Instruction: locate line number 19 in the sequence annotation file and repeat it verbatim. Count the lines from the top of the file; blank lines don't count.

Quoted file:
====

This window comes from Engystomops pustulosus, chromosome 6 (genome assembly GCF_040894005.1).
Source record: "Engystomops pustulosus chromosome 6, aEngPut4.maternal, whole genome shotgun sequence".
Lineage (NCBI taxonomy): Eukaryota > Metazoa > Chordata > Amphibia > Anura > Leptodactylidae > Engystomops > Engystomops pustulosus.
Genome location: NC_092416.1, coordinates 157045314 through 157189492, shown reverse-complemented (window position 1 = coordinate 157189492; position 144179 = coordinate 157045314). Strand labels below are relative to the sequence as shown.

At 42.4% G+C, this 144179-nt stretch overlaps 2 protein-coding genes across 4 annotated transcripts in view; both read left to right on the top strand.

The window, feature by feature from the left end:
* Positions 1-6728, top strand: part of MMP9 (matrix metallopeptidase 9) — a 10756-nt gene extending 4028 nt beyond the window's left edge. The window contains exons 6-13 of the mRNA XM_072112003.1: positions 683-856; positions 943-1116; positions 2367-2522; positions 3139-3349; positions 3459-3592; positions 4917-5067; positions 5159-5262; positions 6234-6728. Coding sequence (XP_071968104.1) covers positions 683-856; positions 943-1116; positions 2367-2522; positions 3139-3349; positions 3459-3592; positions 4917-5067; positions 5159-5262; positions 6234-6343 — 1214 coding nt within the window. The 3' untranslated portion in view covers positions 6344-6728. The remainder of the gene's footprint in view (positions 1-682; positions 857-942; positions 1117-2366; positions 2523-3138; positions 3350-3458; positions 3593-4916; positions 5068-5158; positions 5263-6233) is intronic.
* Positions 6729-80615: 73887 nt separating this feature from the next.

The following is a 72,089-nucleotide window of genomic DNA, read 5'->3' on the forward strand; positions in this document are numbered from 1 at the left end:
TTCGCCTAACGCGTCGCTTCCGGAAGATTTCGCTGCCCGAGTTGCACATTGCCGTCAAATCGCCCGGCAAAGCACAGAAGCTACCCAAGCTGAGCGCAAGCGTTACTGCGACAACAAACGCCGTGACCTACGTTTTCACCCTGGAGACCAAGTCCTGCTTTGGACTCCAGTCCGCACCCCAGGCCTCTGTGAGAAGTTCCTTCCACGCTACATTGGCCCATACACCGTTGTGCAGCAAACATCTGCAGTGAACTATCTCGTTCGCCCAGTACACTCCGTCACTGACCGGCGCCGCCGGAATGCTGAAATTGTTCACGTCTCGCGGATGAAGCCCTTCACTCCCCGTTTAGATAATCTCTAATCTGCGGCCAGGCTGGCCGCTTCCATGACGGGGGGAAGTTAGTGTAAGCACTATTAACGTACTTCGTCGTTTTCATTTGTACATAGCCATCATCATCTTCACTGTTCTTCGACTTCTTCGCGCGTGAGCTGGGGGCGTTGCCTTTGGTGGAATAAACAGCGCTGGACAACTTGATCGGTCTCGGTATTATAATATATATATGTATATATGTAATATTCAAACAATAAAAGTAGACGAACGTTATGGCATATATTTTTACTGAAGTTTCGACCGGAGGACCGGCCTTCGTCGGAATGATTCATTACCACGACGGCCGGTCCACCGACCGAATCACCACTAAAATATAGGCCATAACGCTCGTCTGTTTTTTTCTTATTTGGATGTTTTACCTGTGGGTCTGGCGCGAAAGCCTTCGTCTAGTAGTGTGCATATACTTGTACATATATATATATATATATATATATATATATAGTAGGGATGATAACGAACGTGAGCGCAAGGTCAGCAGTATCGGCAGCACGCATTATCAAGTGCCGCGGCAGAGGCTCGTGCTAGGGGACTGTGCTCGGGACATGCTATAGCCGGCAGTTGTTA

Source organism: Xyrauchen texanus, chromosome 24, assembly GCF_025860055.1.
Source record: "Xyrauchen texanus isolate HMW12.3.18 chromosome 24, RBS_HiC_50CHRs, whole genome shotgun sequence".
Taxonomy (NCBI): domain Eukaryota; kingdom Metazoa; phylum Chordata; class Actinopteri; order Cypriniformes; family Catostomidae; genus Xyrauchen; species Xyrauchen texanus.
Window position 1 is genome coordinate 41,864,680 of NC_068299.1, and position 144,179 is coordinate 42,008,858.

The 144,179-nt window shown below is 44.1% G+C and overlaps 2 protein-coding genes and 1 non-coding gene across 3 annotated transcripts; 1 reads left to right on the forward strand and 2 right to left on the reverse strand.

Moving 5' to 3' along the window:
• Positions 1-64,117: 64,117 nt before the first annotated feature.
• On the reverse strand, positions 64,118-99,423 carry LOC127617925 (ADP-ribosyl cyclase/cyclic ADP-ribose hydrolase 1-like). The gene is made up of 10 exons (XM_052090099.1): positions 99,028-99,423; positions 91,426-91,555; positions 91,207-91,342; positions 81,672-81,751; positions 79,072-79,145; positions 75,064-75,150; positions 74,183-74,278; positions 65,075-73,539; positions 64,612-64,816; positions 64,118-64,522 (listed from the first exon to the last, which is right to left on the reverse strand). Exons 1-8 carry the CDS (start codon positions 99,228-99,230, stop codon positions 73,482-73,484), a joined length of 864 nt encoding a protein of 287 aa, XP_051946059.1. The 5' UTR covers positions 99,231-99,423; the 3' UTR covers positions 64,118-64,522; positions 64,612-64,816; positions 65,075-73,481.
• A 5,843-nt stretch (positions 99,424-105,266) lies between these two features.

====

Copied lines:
• A 5,843-nt stretch (positions 99,424-105,266) lies between these two features.